If you are self-driving to the Park you will encounter a large, closed gate watched intently by an elderly gentleman with a hearty smile. The park’s entrance is accessed through his land and he asks for a small donation for the upkeep. This must be paid in cash in colones and I think it might be 200 colones but I cannot remember exactly. Just keep a little bit of cash spare to hand.
$15/1000 colones for adults and $5/500 colones for children
You MUST TAKE YOUR ID otherwise you won’t be allowed entry. My driving licence was sufficient.
When’s the best time to visit?
The best time to visit the park is between November and April when you can expect low amounts of precipitation and a greater chance for viewing wildlife.
We visited in March and had no rain is the week we spent in Guanacaste. By the looks of things, it hadn’t rained in a while either.
Which track should you hike with kids?
There are five hiking tracks in this area of the park and if you get there early enough there’s no reason why you can’t hike two. Sadly when we visited the largest track was shut due to volcanic activity and we arrived too late to do more than one hike.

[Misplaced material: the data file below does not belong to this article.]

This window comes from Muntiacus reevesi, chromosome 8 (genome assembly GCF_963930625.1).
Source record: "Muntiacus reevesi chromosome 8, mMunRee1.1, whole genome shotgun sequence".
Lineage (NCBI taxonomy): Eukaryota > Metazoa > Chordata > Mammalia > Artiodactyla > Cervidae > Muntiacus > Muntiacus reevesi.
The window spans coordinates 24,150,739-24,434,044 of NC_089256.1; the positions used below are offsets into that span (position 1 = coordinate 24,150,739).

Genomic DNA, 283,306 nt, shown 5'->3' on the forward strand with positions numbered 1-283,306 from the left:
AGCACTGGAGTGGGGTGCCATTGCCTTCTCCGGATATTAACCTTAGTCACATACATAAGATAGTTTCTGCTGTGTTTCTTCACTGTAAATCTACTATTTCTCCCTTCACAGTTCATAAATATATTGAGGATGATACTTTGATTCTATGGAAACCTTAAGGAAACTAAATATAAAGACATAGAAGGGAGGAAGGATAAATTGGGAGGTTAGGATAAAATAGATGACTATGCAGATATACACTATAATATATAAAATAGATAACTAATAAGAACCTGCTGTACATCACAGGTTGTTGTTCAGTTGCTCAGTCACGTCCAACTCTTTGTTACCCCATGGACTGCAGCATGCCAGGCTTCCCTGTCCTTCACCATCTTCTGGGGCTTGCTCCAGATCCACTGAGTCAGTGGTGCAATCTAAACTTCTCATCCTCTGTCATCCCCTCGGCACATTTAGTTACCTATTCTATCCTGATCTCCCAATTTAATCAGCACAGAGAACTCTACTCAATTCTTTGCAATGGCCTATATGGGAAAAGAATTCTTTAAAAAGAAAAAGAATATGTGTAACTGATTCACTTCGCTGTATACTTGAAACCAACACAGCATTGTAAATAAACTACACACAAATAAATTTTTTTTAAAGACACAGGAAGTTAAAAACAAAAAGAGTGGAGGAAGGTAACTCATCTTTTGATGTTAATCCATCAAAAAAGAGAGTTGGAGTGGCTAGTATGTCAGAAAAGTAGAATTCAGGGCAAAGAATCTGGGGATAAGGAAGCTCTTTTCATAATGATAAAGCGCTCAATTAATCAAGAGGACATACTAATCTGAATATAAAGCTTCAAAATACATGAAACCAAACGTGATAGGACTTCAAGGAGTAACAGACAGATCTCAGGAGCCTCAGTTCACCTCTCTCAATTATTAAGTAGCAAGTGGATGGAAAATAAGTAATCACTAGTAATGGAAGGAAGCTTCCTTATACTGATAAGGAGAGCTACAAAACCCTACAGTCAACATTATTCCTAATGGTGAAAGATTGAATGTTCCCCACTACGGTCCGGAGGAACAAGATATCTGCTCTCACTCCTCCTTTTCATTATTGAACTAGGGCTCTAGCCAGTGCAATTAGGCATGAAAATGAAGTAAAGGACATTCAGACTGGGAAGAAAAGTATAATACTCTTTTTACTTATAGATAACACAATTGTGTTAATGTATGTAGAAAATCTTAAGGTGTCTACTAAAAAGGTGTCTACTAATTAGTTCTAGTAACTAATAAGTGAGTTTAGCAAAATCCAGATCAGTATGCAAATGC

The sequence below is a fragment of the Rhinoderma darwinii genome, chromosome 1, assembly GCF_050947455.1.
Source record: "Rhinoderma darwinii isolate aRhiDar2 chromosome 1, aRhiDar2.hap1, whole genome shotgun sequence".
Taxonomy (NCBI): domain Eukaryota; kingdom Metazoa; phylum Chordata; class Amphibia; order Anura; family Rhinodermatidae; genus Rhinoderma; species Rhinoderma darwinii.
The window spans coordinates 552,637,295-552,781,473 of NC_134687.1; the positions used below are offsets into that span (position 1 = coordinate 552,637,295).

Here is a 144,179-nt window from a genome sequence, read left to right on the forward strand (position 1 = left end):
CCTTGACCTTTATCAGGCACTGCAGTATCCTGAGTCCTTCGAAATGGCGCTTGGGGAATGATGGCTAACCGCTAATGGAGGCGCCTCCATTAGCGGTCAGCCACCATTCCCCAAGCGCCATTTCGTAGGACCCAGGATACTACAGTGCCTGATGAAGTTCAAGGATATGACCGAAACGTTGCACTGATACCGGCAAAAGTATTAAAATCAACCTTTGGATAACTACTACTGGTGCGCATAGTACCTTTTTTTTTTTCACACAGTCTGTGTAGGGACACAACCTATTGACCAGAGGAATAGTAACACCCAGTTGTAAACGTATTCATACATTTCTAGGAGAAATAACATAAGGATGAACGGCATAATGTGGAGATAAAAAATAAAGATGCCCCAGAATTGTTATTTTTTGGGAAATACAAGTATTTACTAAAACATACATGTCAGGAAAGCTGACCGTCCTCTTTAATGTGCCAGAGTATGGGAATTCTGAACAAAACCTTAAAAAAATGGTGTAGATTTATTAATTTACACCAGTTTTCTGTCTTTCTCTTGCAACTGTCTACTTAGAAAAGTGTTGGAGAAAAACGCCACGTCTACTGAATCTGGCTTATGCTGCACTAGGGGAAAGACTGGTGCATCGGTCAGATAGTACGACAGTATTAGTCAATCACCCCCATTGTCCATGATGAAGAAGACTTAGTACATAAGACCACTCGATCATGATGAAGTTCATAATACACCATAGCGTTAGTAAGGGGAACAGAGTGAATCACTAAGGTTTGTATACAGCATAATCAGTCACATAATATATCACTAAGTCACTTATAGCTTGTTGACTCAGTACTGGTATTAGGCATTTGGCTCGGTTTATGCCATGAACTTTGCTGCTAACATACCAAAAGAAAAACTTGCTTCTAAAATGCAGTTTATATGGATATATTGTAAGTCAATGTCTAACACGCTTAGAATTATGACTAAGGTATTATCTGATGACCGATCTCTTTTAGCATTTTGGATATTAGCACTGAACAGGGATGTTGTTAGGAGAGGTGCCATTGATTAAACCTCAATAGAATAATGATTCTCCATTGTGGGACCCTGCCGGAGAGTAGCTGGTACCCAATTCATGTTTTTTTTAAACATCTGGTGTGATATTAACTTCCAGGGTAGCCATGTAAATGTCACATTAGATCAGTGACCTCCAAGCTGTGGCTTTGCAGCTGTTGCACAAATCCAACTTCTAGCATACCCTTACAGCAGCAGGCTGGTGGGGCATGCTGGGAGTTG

- Sendero Las Pailas – This is the smallest walk and the closest to the ticket office. At 3km long it shouldn’t take you too long although there are about seven different areas to see. The Sector Santa Maria path is found at the end of Las Pailas and is an additional 14 km return walk.
- Catarata la Cangreja – A 10km walk across mixed landscape with a 204m ascent and descent.
- Catarata Escondidas – Although this hike is only 8.6km the track is closed just after 12pm due to the length of time it takes to walk. Find a photo of the waterfall on SummitPost.
- Sendero crater activo – This route is roughly 16km and was closed when we visited in March 2018 and at the time of writing this in April 2019 appears to still be closed. It is the most difficult route in the sector, due to the ascent of around 1,000 meters. For several years now the active crater has had a series of phreatic eruptions and gas emissions so this path remains closed until the activity subsides and it is considered safe to access.
La Cangreja Waterfall: The Hike Details
The hike is roughly 5km in each direction. The track alternates between sandy and dusty trail, stepping over medium sized boulders and tree roots and a moderate incline of 200m.
It is not a challenging hike but the heat and dust can make it more of a drag.
- Trainers/sneakers are fine to wear.
- Wear loose clothing. We all wore shorts and were fine but the vegetation can tickle your legs.
- Swimming is not encouraged but lots of people did.
- Take water to drink. I couldn’t get over how dry and dusty it was.
- Get there early and you can easily hike La Cangreja AND Escondida or Escondida and Las Pailas.
- If you hike both, take a snack or some food.
You can download this trail from Gpsies.com but it’s really not that difficult and you shouldn’t need it.
10 Photos from hiking La Cangreja, Rincon de La Vieja with kids